Do I trust that God’s “rules” are meant for my safety – physical and emotional? Body and soul?

Shouldn’t I, as a child of God, obey my Father just as I expect my children to obey my husband and me? Shouldn’t I listen to Him instead of to the voices of those whose love is NOT unconditional and all-encompassing? Shouldn’t I listen even when I do not understand? Even when I disagree? Even when I do not see the whole picture – that sand on the driveway?

Sure it’s easy to be obedient when you think that obedience to God means just being nice most of the time.

But what about the harder stuff?

The Catholic Church  (and every Christian church up until the Lambeth Conference of 1930) teaches that artificial contraception is a grave moral evil. This is a clear teaching, not one open to interpretation.But still, a great many Catholics ignore this teaching, or do a lot of mental gymnastics to justify their use of contraception or convince themselves that they are the exception to the rule. And I understand – I’ve been there myself.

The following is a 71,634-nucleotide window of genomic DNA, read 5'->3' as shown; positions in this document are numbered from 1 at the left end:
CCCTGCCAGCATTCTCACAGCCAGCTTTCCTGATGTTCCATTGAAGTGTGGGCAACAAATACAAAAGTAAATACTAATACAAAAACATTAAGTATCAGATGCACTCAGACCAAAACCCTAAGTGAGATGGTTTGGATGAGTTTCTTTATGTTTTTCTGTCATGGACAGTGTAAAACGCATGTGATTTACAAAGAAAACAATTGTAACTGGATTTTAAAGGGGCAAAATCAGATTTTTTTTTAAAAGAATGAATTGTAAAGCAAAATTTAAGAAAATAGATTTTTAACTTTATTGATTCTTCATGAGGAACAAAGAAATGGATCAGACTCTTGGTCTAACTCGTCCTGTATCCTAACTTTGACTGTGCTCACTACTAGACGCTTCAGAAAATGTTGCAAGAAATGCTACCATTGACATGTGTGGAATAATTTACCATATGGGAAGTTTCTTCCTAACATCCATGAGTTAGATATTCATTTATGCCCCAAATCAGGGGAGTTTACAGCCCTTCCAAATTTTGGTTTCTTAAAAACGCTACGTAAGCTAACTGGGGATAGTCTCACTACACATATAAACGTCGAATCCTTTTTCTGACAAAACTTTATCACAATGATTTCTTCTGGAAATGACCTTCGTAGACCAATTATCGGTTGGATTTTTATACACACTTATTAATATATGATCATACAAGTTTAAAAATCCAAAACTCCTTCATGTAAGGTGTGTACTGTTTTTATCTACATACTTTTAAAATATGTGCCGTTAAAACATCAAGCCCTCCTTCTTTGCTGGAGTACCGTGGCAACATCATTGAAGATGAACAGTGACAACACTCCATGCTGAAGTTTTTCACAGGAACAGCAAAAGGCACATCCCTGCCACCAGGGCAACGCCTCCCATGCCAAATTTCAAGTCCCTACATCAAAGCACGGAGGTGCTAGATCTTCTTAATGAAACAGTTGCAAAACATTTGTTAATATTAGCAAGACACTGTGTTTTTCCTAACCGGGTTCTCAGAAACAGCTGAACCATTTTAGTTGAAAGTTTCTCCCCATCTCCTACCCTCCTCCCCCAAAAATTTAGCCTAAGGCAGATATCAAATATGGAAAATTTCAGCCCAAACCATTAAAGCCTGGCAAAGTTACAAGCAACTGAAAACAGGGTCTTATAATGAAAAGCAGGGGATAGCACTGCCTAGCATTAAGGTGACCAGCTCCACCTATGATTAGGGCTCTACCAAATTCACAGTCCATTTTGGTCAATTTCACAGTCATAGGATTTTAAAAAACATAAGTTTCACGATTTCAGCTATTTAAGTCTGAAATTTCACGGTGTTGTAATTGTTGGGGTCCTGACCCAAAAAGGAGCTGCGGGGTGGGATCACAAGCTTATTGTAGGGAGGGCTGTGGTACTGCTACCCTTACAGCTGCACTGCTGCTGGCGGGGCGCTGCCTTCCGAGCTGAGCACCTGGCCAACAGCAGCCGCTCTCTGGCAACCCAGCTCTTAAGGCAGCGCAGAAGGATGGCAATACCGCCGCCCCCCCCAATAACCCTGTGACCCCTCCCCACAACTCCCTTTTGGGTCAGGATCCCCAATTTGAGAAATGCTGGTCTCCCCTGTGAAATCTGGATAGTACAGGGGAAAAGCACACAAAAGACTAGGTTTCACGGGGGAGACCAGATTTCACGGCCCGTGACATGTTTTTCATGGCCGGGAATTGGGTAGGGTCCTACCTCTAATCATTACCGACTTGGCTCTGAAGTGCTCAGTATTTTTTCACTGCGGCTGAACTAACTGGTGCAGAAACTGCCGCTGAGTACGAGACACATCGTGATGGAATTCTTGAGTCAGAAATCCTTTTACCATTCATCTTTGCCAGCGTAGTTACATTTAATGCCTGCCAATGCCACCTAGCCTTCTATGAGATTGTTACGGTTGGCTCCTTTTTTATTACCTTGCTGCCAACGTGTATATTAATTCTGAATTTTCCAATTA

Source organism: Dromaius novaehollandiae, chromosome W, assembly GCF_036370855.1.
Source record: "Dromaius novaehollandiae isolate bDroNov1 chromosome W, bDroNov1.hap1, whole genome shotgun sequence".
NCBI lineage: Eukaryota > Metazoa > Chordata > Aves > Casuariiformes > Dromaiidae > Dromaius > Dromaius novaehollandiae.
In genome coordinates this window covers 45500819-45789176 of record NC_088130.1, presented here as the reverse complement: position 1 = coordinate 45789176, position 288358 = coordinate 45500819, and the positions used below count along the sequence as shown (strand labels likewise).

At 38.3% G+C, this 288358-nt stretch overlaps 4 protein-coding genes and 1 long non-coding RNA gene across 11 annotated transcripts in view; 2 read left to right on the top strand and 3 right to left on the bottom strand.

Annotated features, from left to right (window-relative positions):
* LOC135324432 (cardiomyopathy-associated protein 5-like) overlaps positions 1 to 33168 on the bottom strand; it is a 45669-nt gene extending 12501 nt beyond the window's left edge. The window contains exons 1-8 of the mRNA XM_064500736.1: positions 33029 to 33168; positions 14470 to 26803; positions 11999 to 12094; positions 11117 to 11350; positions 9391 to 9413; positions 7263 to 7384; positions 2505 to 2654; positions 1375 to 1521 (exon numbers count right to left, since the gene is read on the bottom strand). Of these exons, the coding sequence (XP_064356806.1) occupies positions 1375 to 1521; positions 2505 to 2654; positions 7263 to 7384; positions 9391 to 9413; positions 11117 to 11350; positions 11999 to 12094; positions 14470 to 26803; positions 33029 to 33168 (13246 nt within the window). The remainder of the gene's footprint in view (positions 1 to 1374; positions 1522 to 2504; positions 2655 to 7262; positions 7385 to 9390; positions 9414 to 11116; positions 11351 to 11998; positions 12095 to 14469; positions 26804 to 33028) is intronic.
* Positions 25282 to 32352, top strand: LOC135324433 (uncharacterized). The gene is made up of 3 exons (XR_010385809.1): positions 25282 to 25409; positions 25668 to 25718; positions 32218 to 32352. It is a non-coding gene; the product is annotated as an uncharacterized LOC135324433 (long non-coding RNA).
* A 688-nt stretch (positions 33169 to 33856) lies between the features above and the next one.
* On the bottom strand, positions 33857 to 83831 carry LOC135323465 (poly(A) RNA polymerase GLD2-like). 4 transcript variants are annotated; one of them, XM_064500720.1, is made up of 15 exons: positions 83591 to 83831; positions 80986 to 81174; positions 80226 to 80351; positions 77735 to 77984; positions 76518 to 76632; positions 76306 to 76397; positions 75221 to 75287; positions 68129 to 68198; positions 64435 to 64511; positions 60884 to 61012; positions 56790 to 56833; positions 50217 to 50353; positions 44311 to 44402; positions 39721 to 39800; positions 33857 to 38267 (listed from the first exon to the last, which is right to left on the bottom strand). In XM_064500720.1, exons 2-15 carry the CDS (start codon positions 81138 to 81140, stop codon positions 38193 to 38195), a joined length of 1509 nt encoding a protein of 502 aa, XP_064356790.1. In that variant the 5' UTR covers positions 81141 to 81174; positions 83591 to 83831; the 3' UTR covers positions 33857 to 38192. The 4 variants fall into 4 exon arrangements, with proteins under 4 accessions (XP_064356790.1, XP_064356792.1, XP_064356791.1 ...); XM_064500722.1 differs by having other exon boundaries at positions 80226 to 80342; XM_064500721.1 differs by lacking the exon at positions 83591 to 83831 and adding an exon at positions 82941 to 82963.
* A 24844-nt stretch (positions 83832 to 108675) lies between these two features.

Like my daughter running with her slippery shoes, I heard the command but decided it did not apply to me. Why should I obey something I don’t agree with?  I knew the reasoning behind it, but it’s amazing what your mind can dismiss when you’re set on keeping your head in the sand.

So what changed? Well that’s a story for another day, but it can be summed up with: a novena, Adoration, and very special people who demanded I hold myself up to a higher standard.

St. Ignatius of Loyola said, “We should always be disposed to believe that that which appears white is really black, if the hierarchy of the Church so decides.”